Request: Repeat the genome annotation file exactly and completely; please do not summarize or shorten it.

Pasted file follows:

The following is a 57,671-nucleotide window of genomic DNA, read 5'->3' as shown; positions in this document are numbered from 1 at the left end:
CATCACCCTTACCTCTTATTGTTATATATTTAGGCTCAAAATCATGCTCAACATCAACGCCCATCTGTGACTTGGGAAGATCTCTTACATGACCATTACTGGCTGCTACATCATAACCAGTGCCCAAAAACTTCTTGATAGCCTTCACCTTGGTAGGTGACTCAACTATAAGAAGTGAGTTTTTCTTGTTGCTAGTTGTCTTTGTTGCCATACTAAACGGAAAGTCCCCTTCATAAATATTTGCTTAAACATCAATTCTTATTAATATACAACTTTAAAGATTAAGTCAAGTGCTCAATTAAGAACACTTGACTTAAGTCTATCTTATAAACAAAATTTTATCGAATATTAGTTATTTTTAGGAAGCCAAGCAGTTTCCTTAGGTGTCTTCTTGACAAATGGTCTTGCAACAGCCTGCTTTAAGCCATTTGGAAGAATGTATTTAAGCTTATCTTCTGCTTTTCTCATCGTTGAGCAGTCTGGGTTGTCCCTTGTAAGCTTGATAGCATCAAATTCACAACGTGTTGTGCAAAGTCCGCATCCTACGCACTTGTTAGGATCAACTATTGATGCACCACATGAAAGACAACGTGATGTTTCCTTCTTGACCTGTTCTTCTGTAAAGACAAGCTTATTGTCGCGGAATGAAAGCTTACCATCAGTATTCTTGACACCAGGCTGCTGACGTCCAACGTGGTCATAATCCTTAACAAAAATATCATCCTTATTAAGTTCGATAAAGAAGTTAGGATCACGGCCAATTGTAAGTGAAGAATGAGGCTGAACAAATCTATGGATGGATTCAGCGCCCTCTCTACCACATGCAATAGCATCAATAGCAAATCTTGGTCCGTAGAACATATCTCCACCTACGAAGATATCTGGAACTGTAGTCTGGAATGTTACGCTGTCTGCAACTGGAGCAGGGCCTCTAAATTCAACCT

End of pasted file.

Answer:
The following is a 57,671-nucleotide window of genomic DNA, read 5'->3' as shown; positions in this document are numbered from 1 at the left end:
CATCACCCTTACCTCTTATTGTTATATATTTAGGCTCAAAATCATGCTCAACATCAACGCCCATCTGTGACTTGGGAAGATCTCTTACATGACCATTACTGGCTGCTACATCATAACCAGTGCCCAAAAACTTCTTGATAGCCTTCACCTTGGTAGGTGACTCAACTATAAGAAGTGAGTTTTTCTTGTTGCTAGTTGTCTTTGTTGCCATACTAAACGGAAAGTCCCCTTCATAAATATTTGCTTAAACATCAATTCTTATTAATATACAACTTTAAAGATTAAGTCAAGTGCTCAATTAAGAACACTTGACTTAAGTCTATCTTATAAACAAAATTTTATCGAATATTAGTTATTTTTAGGAAGCCAAGCAGTTTCCTTAGGTGTCTTCTTGACAAATGGTCTTGCAACAGCCTGCTTTAAGCCATTTGGAAGAATGTATTTAAGCTTATCTTCTGCTTTTCTCATCGTTGAGCAGTCTGGGTTGTCCCTTGTAAGCTTGATAGCATCAAATTCACAACGTGTTGTGCAAAGTCCGCATCCTACGCACTTGTTAGGATCAACTATTGATGCACCACATGAAAGACAACGTGATGTTTCCTTCTTGACCTGTTCTTCTGTAAAGACAAGCTTATTGTCGCGGAATGAAAGCTTACCATCAGTATTCTTGACACCAGGCTGCTGACGTCCAACGTGGTCATAATCCTTAACAAAAATATCATCCTTATTAAGTTCGATAAAGAAGTTAGGATCACGGCCAATTGTAAGTGAAGAATGAGGCTGAACAAATCTATGGATGGATTCAGCGCCCTCTCTACCACATGCAATAGCATCAATAGCAAATCTTGGTCCGTAGAACATATCTCCACCTACGAAGATATCTGGAACTGTAGTCTGGAATGTTACGCTGTCTGCAACTGGAGCAGGGCCTCTAAATTCAACCT